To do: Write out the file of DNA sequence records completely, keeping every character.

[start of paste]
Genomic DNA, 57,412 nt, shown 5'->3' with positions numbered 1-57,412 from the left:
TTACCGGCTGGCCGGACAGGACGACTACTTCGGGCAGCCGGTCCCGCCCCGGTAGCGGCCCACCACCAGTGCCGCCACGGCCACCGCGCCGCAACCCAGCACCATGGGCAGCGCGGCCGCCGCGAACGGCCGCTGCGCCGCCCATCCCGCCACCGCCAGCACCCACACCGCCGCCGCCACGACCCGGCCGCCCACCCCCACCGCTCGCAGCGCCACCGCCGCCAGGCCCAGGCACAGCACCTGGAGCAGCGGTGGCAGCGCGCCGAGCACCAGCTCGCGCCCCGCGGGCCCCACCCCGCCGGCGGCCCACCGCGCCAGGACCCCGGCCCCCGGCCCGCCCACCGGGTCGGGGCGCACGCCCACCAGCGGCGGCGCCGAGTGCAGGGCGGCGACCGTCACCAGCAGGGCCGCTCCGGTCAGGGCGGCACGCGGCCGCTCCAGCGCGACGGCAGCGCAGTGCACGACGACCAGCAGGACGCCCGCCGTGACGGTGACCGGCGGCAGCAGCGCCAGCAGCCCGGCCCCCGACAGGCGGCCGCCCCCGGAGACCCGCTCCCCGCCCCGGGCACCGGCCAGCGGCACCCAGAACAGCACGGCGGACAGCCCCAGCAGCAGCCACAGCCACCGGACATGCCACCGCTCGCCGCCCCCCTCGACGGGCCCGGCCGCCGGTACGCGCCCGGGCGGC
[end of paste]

Genomic DNA, 57,412 nt, shown 5'->3' with positions numbered 1-57,412 from the left:
TTACCGGCTGGCCGGACAGGACGACTACTTCGGGCAGCCGGTCCCGCCCCGGTAGCGGCCCACCACCAGTGCCGCCACGGCCACCGCGCCGCAACCCAGCACCATGGGCAGCGCGGCCGCCGCGAACGGCCGCTGCGCCGCCCATCCCGCCACCGCCAGCACCCACACCGCCGCCGCCACGACCCGGCCGCCCACCCCCACCGCTCGCAGCGCCACCGCCGCCAGGCCCAGGCACAGCACCTGGAGCAGCGGTGGCAGCGCGCCGAGCACCAGCTCGCGCCCCGCGGGCCCCACCCCGCCGGCGGCCCACCGCGCCAGGACCCCGGCCCCCGGCCCGCCCACCGGGTCGGGGCGCACGCCCACCAGCGGCGGCGCCGAGTGCAGGGCGGCGACCGTCACCAGCAGGGCCGCTCCGGTCAGGGCGGCACGCGGCCGCTCCAGCGCGACGGCAGCGCAGTGCACGACGACCAGCAGGACGCCCGCCGTGACGGTGACCGGCGGCAGCAGCGCCAGCAGCCCGGCCCCCGACAGGCGGCCGCCCCCGGAGACCCGCTCCCCGCCCCGGGCACCGGCCAGCGGCACCCAGAACAGCACGGCGGACAGCCCCAGCAGCAGCCACAGCCACCGGACATGCCACCGCTCGCCGCCCCCCTCGACGGGCCCGGCCGCCGGTACGCGCCCGGGCGGC